Every man's life ends the same way. It is only the details of how he lived and how he died that distinguish one man from another. -- Ernest Hemingway
As the headlines buzz and our hearts ache with the news of Robin Williams losing his battle to mental illness, several quiet heroes have also lost their own battles in these last few years. Their fight wasn't against depression or drugs or celebrity scrutiny, but it was just as sinister, and just as heartbreaking. Their story also deserves some attention.
One of these beloved heroes was laid to rest last week, just days after the news broke that over 2500 Ground Zero first responders are now fighting various 9/11-related cancers. Lieutenant Keith Loughlin, 56-years-old, worked for the FDNY for 26 years before retiring in 2005 after learning he had throat cancer. He was a husband, father, son, brother, friend and Rangers fan. He was everything to so many people and yet there was no news surrounding the tragedy of his death, save for the obituary in his local paper.
I met Keith and his wife Lori shortly after September 11th, during one of our family's many trips to Brooklyn's Ladder 132 firehouse, where my fiancé Sergio and five other men worked before disappearing in the collapse of the South Tower. While my memories of those early visits are blurred by the pain of loss, Keith and Lori stood out as one of the couples I felt comfortable being around, at a time when I was torn apart about being around couples. Talking to them was effortless and they always made the anniversaries a little lighter with their easy banter and genuine compassion. Even after Keith's diagnosis, the only indicator I saw that he had been fighting a battle was his drastic amount of weight loss; he showed up every time with a huge smile on his face and an indomitable spirit. Though Keith knew his choice to be a firefighter was what led to his illness, he had no regrets about it, and proudly supported his son Jesse who followed in his footsteps.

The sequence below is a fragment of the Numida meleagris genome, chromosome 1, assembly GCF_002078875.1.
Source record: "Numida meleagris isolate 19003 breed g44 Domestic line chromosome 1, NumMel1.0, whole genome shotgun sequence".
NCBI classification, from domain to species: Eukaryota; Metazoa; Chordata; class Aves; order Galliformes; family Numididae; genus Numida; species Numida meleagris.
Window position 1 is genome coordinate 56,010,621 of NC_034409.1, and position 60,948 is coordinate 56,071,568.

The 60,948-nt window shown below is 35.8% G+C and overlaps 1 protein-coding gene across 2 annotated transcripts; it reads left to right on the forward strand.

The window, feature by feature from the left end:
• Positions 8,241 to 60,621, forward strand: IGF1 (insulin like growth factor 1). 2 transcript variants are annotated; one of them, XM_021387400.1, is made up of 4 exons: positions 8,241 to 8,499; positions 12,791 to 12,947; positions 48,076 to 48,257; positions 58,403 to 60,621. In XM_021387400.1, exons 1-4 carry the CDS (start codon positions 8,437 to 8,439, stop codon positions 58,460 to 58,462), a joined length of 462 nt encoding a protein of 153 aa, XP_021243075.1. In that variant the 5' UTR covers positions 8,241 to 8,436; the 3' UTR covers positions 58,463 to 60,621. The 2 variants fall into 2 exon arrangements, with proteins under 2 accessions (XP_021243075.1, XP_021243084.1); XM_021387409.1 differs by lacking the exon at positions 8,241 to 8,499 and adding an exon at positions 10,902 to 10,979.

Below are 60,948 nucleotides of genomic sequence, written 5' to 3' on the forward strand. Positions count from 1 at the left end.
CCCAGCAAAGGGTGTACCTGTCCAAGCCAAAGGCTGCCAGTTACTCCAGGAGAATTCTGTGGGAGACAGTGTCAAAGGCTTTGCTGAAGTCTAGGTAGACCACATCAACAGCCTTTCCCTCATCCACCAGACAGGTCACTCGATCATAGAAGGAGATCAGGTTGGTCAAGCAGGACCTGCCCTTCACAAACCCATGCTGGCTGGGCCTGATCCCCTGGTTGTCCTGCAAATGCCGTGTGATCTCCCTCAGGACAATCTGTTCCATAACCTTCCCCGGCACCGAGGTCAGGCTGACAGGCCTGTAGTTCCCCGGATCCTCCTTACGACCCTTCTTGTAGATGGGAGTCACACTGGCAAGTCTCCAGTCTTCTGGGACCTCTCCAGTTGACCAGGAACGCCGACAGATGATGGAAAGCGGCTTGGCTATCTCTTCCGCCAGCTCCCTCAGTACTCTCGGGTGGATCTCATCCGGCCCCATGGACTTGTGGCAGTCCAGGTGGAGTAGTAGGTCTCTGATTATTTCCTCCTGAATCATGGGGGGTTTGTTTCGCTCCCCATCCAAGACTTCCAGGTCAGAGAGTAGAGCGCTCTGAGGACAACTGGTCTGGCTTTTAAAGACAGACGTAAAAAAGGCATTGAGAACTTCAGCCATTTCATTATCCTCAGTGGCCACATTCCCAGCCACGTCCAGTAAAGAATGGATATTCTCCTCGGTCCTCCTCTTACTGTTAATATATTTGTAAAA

While I knew there was a high chance that many who worked in the rescue and recovery efforts at Ground Zero would get sick, my wishful thinking was that no one would have to suffer -- we had already lost so much. But reality had to rear its ugly head time and again, and since the attacks, six of the brave men from Ladder 132/Engine 280 have been diagnosed with cancer attributed to their work on the pile. Besides Keith, Sean McCarthy is on the list of an estimated 1600 first responders who have lost their battle to cancer and other related illnesses so far. According to John Feal of the FealGood Foundation, over one hundred heroes, men and women, who were police officers, firefighters, construction workers, Salvation Army volunteers and more, have all succumbed to their illnesses during this year alone.
The numbers are staggering and over the next few years there will be many more cases, with the very real possibility that more lives will be lost as a result of 9/11-related illness than those lost in the attacks on 9/11. Adding insult to injury, many of these victims and their families are fighting to get compensation through the James L. Zadroga 9/11 Health & Compensation Act. In light of how the media plays to the more sensational celebrity news as illustrated by the non-stop coverage of Robin Williams' suicide, the question begs to be asked: Will the world ever fully comprehend the tragedy of the aftermath of September 11th for these victims and their families?
While Robin Williams and Keith Loughlin lived and died in very different ways, they have some very important things in common. They, along with the other first responder victims of 9/11, made huge contributions to the world, by choosing work which would highlight their love for humanity. They leave behind a legacy of love and laughter shared with all who knew them. Their deaths, as tragic and heartbreaking as they are, remind us of our own mortality and the certainty that our time here on earth is as finite as theirs was*. Through our sadness, we can choose to recognize this as their last gift to us and make every day count. Live large. Love big. Do your part to make a difference in the lives of others. And never forget the heroes, whether they were celebrities or not.
Lt. Keith Loughlin, Family Photo
To stay informed about the victims of 9-11 related illnesses and learn about upcoming deadlines for filing for compensation visit:
*Some will argue Robin Williams made the choice to end his life, but I believe depression rendered him incapable of making the choice to live.
Follow Tanya Villanueva Tepper on Twitter: www.twitter.com/RebirthTanya